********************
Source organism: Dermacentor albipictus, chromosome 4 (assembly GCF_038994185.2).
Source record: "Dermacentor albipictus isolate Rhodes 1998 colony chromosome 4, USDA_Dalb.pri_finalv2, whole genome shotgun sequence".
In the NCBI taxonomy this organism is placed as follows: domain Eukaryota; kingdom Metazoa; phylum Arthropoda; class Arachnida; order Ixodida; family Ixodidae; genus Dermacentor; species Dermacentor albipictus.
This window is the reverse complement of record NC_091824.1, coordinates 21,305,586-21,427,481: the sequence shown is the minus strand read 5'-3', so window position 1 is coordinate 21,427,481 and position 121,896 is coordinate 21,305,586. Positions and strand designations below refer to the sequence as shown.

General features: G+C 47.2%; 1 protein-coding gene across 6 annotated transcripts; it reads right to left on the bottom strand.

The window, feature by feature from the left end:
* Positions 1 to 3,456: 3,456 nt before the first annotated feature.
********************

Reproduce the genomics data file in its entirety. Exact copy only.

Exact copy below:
Source organism: Dermacentor albipictus, chromosome 4 (assembly GCF_038994185.2).
Source record: "Dermacentor albipictus isolate Rhodes 1998 colony chromosome 4, USDA_Dalb.pri_finalv2, whole genome shotgun sequence".
In the NCBI taxonomy this organism is placed as follows: domain Eukaryota; kingdom Metazoa; phylum Arthropoda; class Arachnida; order Ixodida; family Ixodidae; genus Dermacentor; species Dermacentor albipictus.
This window is the reverse complement of record NC_091824.1, coordinates 21,305,586-21,427,481: the sequence shown is the minus strand read 5'-3', so window position 1 is coordinate 21,427,481 and position 121,896 is coordinate 21,305,586. Positions and strand designations below refer to the sequence as shown.

General features: G+C 47.2%; 1 protein-coding gene across 6 annotated transcripts; it reads right to left on the bottom strand.

The window, feature by feature from the left end:
* Positions 1 to 3,456: 3,456 nt before the first annotated feature.